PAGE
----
MunicipalBonds.com provides information regarding the performance of muni bonds for the past week in comparison with Treasury yields and net fund flows, as well as the impact of monetary policies and relevant economic news.
- Treasury yields and municipal yields were a mixed bag for the week.
- Muni bond funds continue to gain assets with a third consecutive week of inflows.
- Be sure to review our previous week’s report to track the changing market conditions.
Government Reopens till February 8
- On Monday, the Senate voted to reopen the government through to February 8. Democrats agreed to the yes vote and expect to get an up-or-down vote on DACA (Deferred Action for Childhood Arrivals) immigration before February 8 in return.
- Senate also confirmed Jerome Powell to a four-year term as Federal Reserve Chair. His term will begin on February 3 as outgoing Chair Janet Yellen will lead next week’s Fed meeting and then retire when Powell’s term begins.
- GDP data was released on Friday and came in with a quarter-over-quarter change of 2.6%. This was lower than 2.9% consensus data, but consumer spending rose a very strong 3.8%, reflecting a 14.2% burst in durable spending. Residential investment also rose at a very impressive 11.6% annualized rate.
- Jobless claims increased by 17,000 this week to a total of 233,000, which is lower than the consensus amount of 240,000. The four-week average dropped to 240,000. Although this week’s claim increased from last week’s 216,000 measure, which was a 45-year low, the data still indicates the strength of the labor market.
- The Fed’s assets increased by $2.2 billion this week. This brought the total asset base to around $4.441 trillion, down $19 billion from the beginning of the balance sheet unwinding in October 2017.
- During the week, money supply (M2) increased by $20.9 billion, a reversal of last week’s revised decline of $1.4 billion.
Keep track of economic indicators that might impact the muni market.
Treasury and Municipal Yields Mixed This Week
- Treasury yields were all mixed this week, with the 2-year Treasury rising 6 bps to now yield 2.12%. The 10-year Treasury yield remained unchanged and continues to yield 2.66%, while the 30-year Treasury yield dropped by 2 bps and yields 2.91%. Municipal yields were also mixed, with the 2-year AAA-rated bond dropping 4 bps to yield 1.54%. The 10-year AAA-rated bond yield increased 8 bps to 2.23%, while the 30-year yield also saw a gain of 6 bps to yield 2.86%.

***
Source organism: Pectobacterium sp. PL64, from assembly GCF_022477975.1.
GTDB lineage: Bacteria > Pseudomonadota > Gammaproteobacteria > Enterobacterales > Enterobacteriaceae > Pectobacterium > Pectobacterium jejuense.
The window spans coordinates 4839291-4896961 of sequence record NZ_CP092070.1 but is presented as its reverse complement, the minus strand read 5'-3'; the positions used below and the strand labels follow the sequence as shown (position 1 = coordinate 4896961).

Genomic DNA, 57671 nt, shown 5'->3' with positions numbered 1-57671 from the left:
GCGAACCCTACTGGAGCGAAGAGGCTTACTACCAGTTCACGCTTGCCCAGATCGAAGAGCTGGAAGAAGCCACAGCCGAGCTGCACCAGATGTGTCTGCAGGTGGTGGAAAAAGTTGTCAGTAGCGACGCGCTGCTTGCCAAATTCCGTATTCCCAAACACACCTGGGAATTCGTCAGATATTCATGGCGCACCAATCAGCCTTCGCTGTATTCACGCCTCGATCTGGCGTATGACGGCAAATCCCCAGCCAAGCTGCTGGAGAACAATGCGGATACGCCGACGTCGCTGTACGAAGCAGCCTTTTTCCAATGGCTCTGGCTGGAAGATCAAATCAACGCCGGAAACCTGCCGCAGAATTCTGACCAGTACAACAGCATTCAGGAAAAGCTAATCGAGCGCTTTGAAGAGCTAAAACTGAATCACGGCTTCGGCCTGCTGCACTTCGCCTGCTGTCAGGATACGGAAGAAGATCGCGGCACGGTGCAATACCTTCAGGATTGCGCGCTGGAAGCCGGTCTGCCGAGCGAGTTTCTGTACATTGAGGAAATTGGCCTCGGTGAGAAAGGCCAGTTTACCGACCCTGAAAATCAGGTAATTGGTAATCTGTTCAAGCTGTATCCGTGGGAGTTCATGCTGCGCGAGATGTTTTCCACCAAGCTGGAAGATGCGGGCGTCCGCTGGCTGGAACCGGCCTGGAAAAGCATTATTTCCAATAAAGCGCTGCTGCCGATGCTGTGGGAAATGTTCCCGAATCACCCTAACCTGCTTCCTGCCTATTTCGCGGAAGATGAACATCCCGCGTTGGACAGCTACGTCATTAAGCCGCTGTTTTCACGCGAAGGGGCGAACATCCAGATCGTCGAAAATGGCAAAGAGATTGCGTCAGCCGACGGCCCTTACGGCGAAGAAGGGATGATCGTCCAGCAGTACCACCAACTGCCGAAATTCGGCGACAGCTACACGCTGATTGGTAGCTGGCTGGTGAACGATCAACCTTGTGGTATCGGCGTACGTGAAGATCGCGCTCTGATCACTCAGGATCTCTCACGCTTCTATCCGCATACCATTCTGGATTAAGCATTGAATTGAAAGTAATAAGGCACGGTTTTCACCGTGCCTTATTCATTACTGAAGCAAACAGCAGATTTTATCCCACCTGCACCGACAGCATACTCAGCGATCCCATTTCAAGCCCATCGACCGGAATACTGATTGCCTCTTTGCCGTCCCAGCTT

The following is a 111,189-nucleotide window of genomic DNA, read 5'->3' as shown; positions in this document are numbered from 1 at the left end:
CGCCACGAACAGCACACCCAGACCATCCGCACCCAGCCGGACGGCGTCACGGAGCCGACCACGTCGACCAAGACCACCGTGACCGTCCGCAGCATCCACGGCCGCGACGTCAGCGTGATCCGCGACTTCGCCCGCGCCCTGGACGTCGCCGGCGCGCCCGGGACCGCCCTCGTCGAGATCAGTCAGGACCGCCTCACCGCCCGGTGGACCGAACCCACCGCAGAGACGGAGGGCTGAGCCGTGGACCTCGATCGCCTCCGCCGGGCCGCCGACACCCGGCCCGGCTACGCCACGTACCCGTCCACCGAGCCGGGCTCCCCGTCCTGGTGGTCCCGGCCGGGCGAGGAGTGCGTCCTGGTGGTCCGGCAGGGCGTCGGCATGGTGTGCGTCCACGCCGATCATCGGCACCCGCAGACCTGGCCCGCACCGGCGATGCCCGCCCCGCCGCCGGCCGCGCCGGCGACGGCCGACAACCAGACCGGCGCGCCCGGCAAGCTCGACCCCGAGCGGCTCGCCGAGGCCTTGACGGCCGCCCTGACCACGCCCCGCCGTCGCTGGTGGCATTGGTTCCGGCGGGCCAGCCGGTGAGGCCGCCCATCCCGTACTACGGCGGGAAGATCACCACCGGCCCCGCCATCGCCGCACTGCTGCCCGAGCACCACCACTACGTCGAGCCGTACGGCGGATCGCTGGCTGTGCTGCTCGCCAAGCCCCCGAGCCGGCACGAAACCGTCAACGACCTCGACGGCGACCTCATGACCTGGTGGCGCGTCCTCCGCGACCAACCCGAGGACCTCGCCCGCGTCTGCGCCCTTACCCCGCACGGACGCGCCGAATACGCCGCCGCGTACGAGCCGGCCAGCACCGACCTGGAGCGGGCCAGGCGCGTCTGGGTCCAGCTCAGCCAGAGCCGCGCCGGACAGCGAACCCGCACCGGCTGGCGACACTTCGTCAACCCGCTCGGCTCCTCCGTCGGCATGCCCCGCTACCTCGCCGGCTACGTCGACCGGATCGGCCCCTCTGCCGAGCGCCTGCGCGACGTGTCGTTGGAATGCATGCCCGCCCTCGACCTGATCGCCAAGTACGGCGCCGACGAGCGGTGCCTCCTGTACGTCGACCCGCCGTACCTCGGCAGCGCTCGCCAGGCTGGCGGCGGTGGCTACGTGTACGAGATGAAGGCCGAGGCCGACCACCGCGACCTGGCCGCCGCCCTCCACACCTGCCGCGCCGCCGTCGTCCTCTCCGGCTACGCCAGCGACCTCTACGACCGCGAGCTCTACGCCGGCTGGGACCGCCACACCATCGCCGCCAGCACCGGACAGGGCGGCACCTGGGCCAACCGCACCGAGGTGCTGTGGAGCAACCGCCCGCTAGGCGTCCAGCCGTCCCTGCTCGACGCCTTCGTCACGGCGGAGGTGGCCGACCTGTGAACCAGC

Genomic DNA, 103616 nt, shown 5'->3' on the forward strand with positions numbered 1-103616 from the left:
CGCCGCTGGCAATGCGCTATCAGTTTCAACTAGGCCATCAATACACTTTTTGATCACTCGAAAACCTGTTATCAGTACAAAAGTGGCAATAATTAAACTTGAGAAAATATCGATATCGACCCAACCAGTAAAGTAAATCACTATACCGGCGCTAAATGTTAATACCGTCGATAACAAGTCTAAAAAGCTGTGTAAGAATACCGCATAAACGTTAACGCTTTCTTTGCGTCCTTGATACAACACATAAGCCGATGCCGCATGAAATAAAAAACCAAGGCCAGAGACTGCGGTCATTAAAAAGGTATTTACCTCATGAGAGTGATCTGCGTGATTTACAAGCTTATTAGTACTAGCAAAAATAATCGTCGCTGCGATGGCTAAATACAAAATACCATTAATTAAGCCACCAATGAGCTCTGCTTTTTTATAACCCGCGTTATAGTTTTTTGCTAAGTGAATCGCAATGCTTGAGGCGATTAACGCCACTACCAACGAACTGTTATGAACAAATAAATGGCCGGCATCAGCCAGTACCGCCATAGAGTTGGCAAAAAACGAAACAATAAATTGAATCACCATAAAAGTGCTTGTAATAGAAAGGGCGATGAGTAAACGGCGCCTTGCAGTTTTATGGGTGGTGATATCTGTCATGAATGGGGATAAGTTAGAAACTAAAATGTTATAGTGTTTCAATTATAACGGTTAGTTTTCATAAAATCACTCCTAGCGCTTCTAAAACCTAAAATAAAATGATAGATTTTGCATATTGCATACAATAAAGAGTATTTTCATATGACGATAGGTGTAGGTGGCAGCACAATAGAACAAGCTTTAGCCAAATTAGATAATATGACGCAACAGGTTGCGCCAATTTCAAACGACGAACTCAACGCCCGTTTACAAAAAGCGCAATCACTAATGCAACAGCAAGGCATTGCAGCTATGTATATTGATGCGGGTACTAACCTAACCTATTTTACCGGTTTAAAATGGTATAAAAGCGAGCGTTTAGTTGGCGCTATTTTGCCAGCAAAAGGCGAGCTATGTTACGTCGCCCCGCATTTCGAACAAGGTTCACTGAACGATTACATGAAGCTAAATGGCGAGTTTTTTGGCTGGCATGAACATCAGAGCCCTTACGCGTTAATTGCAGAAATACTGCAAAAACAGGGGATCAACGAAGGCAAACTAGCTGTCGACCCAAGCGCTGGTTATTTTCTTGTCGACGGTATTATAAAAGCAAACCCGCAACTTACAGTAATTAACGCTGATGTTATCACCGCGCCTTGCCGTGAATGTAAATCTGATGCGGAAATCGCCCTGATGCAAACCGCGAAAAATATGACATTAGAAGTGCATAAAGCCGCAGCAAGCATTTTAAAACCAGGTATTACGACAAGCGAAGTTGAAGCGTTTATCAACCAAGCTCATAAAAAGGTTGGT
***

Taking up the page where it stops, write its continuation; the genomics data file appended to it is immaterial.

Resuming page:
- Credit spreads were also mixed this week, with the largest spread between the 5-year Treasury and the AAA-rated municipal bond remaining unchanged at 72 bps. Meanwhile, the spread between the 30-year securities decreased to 5 bps.
Be sure to check our Market Activity section to keep track of daily muni trades and historical trades of muni CUSIPs across the U.S.
2-Year Yield Movement
10-Year Yield Movement
30-Year Yield Movement
|Maturity||Treasury Yield||Muni Yield||Spread (in BPS)|
Muni Bond Funds See Third Week of Inflows
Municipal bond funds saw inflows for the third week in a row, increasing by $799 million, after an increase of $1.06 billion in the previous week.
The largest issue of the week was from the Metropolitan Transportation Authority (MTA) from New York, which issued over $472 million of transportation revenue bonds this week. There are two series: Series 2018A-1, which consists of over $194 million bonds, and Series 2018A-2, which consists of $277 million bonds. Both bonds are subject to mandatory tender that MTA reserves the right to purchase the bonds on the mandatory purchase date. The bonds are rated A1 by Moody’s, AA+ by KBRA, AA- by Fitch and AA- by S&P. To browse credit reports of other muni bonds issued by the State of New York, click here.
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Rating Decision Updates on Muni Bonds
Moody’s Upgrades China Spring ISD’s, TX, Outstanding GOULT Debt to Aa3 (TX): Texas-based China Spring Independent School District had $15.9 million of its general obligation unlimited tax (GOULT) bonds upgraded to Aa3 from A1. The area has a strong tax base that has led to strong reserves and manageable debt and pension burdens. To explore additional credit reports about other muni bonds issued by the State of Texas, click here.
Moody’s Downgrades to A2 From A1 Pacific County Public Utility District’s Electric Revenue Bonds; Stable Outlook: Washington-based Pacific County Public Utility District No. 2 had its electric revenue bonds downgraded to A2 from A1. This downgrade affects $13.0 million of bonds that were originally issued in 2014. The area has been affected by weak financial management, which has led to higher levels of debt. To explore additional credit reports about other muni bonds issued by the State of Washington, click here.
We provide this report on a weekly basis. To stay up to date with muni bond market events, return to our News page here.